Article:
HIGHER education is one of the great successes of the welfare state. What was once the privilege of a few has become a middle-class entitlement, thanks mainly to government support. Some 3.5m Americans and 5m Europeans will graduate this summer. In the emerging world universities are booming: China has added nearly 30m places in 20 years. Yet the business has changed little since Aristotle taught at the Athenian Lyceum: young students still gather at an appointed time and place to listen to the wisdom of scholars.
Now a revolution has begun (see article), thanks to three forces: rising costs, changing demand and disruptive technology. The result will be the reinvention of the university.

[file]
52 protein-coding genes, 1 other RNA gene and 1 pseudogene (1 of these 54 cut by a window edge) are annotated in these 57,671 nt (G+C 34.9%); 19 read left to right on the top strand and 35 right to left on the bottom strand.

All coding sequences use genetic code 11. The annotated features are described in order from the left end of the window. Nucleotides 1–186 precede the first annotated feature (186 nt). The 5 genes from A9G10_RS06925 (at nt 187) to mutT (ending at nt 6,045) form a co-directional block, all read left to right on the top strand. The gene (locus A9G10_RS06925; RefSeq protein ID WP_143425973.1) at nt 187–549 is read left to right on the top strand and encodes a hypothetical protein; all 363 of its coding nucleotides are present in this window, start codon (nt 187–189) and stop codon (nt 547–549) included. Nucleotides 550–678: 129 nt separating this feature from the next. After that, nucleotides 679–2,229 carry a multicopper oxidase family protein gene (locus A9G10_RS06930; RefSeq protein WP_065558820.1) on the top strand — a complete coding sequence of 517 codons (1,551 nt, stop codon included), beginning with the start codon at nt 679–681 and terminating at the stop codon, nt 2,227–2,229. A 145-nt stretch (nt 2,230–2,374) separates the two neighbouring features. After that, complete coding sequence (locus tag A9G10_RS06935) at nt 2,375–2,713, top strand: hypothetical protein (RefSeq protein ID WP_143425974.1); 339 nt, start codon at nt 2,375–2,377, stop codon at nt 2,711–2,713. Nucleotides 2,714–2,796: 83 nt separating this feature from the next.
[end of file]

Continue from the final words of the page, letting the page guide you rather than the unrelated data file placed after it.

Off campus, online
Higher education suffers from Baumol’s disease—the tendency of costs to soar in labour-intensive sectors with stagnant productivity. Whereas the prices of cars, computers and much else have fallen dramatically, universities, protected by public-sector funding and the premium employers place on degrees, have been able to charge ever more for the same service. For two decades the cost of going to college in America has risen by 1.6 percentage points more than inflation every year.